And so the boy set out in search of the clover hill. It was near midday that he chanced upon it and going around to the south end he espied the door. Boldly he knocked upon it and almost immediately it was answered by a red cap. "What do you want?" the red cap asked grumpily. "I wish admittance to your hall." The boy responded. "Be gone with you! You'll not have admittance here." And with that, the red cap slammed the door. Slightly put off, the boy remembered the fairy's advice and again knocked. Immediately the door was answered, this time by a will'o'wisp. "What do you want?" she questioned. "I wish admittance to your hall," Again the boy responded. "Be gone! You will not have admittance!" and the door was slammed shut. The boy knocked for a third time. "What do you want?" asked the answering pooka. "I wish admittance to your hall." Said the boy. "Denied!" shouted the pooka as the door slammed shut. The boy knocked for the fourth and final time and the door was answered by a troll. "What do you want?" he grumbled. "I wish admittance to your hall." The boy sighed. The troll studied him for a moment then shrugged, "Yeah alright, get in." The boy, relieved, entered through the door into the hill. He was surprised to find himself in a rather cozy kitchen, with a great fire cracking on the hearth. A sumptuous feast was laid out on a table. "Hungry?" asked the troll, "You are welcome to partake in all that you see."

The boy eyed the feast hungrily and reached out. Before he could lay a finger on the food he recalled the fairy's warning.  He stepped back from the table and addressing the troll replied, "I thank you, but I ate my fill of berries on the way here. I must regretfully decline." The troll snarled. "Very well. Surely, though, you must be parched. Have a bit of wine or at least a drop of water."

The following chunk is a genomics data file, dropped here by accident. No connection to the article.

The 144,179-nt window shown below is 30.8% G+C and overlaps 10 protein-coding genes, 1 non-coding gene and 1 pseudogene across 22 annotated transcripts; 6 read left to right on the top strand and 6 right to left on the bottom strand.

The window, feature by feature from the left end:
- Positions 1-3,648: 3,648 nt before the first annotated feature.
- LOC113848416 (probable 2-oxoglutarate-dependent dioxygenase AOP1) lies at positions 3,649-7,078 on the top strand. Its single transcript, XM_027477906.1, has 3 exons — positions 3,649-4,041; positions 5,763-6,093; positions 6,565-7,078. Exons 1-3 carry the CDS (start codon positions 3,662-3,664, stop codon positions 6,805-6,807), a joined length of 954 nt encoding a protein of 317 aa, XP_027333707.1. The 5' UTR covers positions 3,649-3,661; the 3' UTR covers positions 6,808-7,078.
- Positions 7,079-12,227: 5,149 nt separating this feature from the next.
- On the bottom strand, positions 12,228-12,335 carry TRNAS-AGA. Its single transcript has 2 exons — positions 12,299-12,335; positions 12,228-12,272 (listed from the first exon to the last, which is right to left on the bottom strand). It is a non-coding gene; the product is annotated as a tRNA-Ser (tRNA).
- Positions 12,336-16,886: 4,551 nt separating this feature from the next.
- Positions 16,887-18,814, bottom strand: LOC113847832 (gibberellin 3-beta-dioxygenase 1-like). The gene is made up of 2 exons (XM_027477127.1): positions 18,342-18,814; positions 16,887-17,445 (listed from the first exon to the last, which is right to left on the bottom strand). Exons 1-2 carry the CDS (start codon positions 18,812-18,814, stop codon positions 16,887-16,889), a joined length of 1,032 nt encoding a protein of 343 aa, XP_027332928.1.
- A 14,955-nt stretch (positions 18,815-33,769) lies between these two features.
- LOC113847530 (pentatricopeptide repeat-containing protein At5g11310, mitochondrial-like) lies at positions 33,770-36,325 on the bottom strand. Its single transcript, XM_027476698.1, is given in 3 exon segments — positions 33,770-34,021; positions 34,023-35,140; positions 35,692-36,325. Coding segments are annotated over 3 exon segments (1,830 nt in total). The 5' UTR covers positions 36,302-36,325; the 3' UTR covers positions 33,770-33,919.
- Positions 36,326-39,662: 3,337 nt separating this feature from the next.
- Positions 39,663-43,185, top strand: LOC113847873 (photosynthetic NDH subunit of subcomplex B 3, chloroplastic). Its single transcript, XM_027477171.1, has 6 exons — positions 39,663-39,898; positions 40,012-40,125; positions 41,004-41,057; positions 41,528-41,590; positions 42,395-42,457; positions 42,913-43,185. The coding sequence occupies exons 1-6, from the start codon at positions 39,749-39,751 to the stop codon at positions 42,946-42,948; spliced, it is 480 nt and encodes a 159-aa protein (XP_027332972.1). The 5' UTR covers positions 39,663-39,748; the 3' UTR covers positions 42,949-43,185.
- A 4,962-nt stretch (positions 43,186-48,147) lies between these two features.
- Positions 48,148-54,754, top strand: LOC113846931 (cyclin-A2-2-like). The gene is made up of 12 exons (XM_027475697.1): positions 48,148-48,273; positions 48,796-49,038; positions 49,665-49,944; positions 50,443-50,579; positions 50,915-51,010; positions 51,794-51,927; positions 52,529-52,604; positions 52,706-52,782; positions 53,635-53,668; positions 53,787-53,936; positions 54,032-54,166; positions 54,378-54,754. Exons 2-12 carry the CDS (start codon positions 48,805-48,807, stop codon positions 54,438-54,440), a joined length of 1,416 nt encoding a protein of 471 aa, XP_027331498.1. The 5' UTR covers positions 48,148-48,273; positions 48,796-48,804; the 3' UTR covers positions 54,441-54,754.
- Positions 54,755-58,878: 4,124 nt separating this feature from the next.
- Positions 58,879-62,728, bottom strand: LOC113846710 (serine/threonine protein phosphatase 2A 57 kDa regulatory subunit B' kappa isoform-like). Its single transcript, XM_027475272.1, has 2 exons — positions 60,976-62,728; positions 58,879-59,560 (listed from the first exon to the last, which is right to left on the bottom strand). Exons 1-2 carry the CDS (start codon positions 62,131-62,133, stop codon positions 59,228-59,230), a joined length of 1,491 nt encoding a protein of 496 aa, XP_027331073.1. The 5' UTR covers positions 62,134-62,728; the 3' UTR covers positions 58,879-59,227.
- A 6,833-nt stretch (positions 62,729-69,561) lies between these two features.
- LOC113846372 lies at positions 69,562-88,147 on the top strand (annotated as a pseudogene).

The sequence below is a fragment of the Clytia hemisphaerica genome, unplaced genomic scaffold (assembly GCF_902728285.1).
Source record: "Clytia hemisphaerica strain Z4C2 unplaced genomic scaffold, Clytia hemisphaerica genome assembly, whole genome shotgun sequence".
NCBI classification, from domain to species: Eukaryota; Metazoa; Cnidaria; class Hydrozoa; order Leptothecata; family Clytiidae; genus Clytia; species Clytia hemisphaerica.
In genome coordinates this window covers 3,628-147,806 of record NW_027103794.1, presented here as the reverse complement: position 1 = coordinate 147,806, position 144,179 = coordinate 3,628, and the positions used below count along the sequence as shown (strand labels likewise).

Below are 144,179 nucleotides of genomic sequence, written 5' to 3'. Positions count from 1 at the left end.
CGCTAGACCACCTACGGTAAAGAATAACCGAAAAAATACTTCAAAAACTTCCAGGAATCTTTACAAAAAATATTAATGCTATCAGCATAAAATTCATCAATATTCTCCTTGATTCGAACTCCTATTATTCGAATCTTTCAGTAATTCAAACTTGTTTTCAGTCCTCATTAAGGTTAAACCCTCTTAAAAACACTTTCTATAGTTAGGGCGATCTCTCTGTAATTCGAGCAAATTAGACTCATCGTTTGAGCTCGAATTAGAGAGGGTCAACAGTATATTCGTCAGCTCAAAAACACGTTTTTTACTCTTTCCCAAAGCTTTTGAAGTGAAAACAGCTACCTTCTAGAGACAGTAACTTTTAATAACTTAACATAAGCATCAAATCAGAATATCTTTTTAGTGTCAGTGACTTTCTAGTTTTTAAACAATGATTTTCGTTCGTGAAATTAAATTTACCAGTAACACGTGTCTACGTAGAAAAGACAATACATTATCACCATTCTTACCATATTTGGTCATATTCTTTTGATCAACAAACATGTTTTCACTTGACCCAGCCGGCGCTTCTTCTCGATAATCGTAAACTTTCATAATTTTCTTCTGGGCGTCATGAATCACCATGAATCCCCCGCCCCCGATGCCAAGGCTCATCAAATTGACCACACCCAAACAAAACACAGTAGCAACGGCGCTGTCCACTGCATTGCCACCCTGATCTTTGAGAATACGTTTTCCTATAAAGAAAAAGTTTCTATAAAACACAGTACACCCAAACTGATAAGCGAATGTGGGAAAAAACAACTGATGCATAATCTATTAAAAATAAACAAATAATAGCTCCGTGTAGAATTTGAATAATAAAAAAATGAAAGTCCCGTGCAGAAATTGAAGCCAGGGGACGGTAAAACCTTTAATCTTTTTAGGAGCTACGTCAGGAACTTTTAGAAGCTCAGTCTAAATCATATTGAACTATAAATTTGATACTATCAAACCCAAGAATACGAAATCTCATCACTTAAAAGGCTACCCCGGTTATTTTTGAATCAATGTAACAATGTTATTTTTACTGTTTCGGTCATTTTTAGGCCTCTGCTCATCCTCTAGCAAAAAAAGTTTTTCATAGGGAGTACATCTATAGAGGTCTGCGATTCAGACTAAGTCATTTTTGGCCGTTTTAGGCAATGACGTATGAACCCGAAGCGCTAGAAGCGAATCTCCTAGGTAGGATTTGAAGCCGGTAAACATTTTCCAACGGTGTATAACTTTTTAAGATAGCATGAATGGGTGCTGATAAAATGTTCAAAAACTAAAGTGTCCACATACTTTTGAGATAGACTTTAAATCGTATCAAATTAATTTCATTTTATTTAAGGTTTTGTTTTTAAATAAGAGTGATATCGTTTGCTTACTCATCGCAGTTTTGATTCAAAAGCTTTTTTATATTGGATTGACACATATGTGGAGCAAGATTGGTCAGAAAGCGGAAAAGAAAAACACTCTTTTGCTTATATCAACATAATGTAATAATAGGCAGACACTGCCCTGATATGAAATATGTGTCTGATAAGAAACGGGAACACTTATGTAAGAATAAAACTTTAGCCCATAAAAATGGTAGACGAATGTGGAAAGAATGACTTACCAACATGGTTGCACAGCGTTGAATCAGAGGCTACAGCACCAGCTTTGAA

Again, remembering the good fairy's words, the boy spoke, "I drank from a small crystal pond not long ago, so again I thank you but must refuse." The troll grumbled, but did not press the issue further. "Our Queen wishes to meet you. I will take you to her ." The troll lead the boy through winding passageways to the great throne room. At the far end of the room on a mighty dais, sat a fairy, resplendent in golden cloth with a shimmering diadem on her brow. Around the dais were laid five coffins: one of wood, one of stone, one of bronze, one of silver, and one of gold. The boy thought to himself, 'Surely these are the coffins the good fairy spoke of.'

"Welcome to my hall," the Fairy Queen announced majestically, "you are welcome to stay as long as you wish and maybe longer still. It pains me greatly that you would scorn my offering of refreshment, however tomorrow perhaps you will accept. Rooms have been readied for you, you will be shown to them. Rest well, sir." The boy bowed awkwardly as he was dismissed and promptly followed the troll from the great hall to his rooms. The boy paid close attention to the path taken, knowing he would need to find his way back to the great room and out through the kitchens once he had awakened the maidens. They arrived at the rooms and the troll excused himself and closed the door, leaving the boy on his own. Immediately, the boy set to work on a plan. Finding paper and a quill on a table by the door, he hastily wrote drew a map detailing the hall. Next, he took a sheet and tore from it five strips. Finally, he cut the bottoms from the candles on the wall and collected the items together in his satchel.

That night, he waited for all to be calm before slipping silently from his room and making his way to the throne room. There, he set to work waking the maidens from their slumber. The first to awaken was the maiden of the wooden coffin. The boy laid a gentle kiss upon her cheek then stood back as her eyes fluttered open. He signaled her to remain silent and helped her out of the coffin before moving onto the next. He awoke the four other maidens in similar fashion, and once the last maiden was out of her coffin he gathered the five together to explain his plan of escape. To avoid the maidens being led astray, he placed the candle wax in their ears and the strips of fabric over their eyes. He then took a rope from his satchel and strung the maidens in a line. Taking the end of the rope, he withdrew the map and led the maidens from the hall.